Well, I guess Apple isn’t happy just being a wearables contender. It has just filed a patent for a watch that can provide health “event detection” and medical alerts. We all knew this was coming. And I guess we all should have known that, soon or later, it would affect our health care status.
Apple claims that such devices are the perfect tool for corporate wellness programs, as well as affecting health care premiums. Apple claims their watches would detect a health occurrence or event through its sensors and feed that information to an iPhone. At the smartphone, alerts are sent to appropriate parties. This could save lives and lower premiums.
Sounds like a grand scheme. It could detect a heart attack, or an automobile accident, or a fall, for example, and start the first responder activity immediately. It could also send a variety of bio data to the appropriate agencies as they are responding so they have a much better picture of what the incident is and what condition the wearer is in.
All this sounds so grand, and a life-safety windfall…but. If anyone thinks that is all such watches will be used for, better think again. Corporations could use them to track employee’s health status. So much for feigning a temperature on opening day of baseball season. But then again, if you really are coming down with the flu at work, there is no doubt it is real.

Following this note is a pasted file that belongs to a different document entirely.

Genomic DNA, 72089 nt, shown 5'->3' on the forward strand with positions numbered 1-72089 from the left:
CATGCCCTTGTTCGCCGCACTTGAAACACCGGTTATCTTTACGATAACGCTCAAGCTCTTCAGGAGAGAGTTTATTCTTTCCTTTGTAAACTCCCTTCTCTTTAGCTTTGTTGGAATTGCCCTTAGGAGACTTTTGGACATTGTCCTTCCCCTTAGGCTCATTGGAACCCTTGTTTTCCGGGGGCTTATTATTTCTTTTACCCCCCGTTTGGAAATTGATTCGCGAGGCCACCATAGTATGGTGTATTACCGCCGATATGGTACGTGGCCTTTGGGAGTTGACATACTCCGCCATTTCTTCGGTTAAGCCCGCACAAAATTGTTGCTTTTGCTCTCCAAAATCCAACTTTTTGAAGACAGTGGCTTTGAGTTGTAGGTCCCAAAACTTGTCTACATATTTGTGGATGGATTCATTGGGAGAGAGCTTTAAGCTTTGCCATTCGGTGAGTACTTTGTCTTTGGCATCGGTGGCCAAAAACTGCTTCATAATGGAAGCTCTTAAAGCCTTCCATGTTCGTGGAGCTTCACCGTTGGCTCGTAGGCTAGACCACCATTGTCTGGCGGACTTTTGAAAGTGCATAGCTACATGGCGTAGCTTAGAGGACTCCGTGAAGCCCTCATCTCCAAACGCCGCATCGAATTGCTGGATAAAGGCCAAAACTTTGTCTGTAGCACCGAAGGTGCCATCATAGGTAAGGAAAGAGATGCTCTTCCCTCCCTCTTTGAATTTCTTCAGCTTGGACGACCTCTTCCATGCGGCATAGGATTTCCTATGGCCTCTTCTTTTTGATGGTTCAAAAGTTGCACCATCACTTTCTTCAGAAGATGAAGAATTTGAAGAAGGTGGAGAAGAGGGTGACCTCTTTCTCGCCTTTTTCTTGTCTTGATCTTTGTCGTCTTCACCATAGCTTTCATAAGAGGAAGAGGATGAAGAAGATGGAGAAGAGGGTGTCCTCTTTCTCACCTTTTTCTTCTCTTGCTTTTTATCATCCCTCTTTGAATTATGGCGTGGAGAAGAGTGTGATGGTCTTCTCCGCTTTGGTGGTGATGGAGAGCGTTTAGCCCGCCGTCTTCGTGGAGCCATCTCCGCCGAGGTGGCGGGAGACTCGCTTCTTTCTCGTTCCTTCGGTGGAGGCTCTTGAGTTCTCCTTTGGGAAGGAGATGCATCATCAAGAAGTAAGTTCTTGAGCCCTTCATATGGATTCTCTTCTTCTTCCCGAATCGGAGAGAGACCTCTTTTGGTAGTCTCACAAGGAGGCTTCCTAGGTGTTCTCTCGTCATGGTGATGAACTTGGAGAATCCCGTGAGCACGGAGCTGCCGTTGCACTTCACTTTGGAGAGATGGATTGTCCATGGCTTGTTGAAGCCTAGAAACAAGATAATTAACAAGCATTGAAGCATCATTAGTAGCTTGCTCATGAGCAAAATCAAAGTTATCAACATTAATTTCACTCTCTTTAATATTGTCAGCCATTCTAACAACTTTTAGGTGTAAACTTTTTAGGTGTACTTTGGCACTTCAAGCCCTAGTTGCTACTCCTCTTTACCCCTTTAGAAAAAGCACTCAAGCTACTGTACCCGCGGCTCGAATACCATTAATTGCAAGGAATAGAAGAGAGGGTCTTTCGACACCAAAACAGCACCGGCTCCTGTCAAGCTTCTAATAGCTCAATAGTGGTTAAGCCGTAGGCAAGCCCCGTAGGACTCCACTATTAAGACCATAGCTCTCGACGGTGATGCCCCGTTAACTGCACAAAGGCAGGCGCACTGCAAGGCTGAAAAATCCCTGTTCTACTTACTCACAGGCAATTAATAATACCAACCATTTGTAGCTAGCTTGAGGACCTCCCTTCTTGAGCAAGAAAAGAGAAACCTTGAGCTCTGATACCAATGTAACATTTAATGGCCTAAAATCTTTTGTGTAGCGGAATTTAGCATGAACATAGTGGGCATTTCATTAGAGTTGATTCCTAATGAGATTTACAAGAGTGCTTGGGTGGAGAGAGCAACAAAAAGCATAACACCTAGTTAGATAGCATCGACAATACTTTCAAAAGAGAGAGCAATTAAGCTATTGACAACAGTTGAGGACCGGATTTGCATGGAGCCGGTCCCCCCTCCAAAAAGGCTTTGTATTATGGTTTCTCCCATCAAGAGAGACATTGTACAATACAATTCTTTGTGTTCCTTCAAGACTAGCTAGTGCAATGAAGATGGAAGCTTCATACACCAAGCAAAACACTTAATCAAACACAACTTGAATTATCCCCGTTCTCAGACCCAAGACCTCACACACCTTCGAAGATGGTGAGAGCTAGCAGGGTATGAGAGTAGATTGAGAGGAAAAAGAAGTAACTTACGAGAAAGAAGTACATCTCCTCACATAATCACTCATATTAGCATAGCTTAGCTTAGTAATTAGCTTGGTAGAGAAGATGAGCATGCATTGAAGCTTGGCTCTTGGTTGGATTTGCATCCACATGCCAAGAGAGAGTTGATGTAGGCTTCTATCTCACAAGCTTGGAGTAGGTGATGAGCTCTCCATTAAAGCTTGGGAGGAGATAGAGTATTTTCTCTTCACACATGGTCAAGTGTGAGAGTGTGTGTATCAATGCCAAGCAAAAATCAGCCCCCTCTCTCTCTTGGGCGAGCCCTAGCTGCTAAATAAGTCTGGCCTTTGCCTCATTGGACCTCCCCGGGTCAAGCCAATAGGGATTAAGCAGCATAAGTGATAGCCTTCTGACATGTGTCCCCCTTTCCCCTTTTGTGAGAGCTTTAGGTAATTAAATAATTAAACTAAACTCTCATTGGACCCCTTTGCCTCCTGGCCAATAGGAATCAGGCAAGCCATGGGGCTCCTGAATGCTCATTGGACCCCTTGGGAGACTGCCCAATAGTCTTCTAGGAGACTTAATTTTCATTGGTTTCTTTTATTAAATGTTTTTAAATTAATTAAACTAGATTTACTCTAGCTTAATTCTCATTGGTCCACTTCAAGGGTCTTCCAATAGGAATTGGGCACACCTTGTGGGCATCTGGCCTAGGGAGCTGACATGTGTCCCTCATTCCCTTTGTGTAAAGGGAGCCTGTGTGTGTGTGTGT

However, my mind comes up with the dark side. Insurance companies now have a 24/7 picture of your health. (And don’t think they won’t be able to get that). Say this watch is detecting some signs that you are likely to have a heart attack shortly – blood pressure, heart rate, maybe even cholesterol down the road. And, all of sudden your health insurance is cancelled. The same scenario can happen with life insurance. Don’t wear it you say. OK, then the insurance companies simply refuse to insure you.
It could also be used as a condition of employment so the employer can control health premiums by hiring only marathon runners. Or even a screening device of potential employees. The list of potential abuses goes on. It is a bit early to opine where this may go. There is no doubt that it is a good thing, as long as it gets pigeon-holed as an optional device, if it comes to fruition.